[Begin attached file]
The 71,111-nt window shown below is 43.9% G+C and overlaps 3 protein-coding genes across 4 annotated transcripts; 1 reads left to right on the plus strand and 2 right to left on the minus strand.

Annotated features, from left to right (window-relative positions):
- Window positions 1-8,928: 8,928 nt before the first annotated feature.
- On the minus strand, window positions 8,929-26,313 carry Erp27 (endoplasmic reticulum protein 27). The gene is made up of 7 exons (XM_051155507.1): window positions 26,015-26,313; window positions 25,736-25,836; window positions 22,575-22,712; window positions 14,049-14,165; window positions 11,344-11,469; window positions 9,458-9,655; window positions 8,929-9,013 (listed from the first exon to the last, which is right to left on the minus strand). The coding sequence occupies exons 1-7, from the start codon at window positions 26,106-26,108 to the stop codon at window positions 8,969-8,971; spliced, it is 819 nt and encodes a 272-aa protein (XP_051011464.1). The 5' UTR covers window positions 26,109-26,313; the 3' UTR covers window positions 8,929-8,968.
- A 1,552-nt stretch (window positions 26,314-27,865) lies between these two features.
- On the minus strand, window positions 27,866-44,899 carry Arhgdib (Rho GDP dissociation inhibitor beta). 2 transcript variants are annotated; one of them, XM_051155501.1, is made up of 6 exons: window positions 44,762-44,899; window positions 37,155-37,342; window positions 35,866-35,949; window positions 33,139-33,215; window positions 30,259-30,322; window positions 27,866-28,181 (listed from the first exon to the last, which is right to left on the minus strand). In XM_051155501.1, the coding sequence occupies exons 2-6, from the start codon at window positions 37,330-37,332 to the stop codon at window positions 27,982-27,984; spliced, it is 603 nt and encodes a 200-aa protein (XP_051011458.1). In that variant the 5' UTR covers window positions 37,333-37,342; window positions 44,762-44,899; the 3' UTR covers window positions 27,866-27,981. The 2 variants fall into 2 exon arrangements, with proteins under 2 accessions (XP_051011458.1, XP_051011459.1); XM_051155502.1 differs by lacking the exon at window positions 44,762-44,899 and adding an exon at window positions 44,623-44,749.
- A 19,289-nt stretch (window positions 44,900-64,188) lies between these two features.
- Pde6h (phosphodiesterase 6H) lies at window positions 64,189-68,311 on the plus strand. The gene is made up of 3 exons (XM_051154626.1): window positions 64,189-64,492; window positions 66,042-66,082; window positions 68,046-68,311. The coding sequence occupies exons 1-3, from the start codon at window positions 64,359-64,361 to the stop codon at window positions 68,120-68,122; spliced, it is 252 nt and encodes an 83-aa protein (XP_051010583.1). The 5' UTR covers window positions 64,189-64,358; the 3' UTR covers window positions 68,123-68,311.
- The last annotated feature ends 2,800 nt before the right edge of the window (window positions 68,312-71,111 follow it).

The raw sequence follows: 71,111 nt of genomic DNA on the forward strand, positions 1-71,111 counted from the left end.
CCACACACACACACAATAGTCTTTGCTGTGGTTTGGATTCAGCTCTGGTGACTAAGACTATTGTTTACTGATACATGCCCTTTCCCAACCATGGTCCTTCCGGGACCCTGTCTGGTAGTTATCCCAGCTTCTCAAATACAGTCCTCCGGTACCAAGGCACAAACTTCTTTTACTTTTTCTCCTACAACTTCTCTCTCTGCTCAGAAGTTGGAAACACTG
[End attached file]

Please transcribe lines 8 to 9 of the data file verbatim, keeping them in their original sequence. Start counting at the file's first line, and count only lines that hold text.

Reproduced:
- Pde6h (phosphodiesterase 6H) lies at window positions 64,189-68,311 on the plus strand. The gene is made up of 3 exons (XM_051154626.1): window positions 64,189-64,492; window positions 66,042-66,082; window positions 68,046-68,311. The coding sequence occupies exons 1-3, from the start codon at window positions 64,359-64,361 to the stop codon at window positions 68,120-68,122; spliced, it is 252 nt and encodes an 83-aa protein (XP_051010583.1). The 5' UTR covers window positions 64,189-64,358; the 3' UTR covers window positions 68,123-68,311.
- The last annotated feature ends 2,800 nt before the right edge of the window (window positions 68,312-71,111 follow it).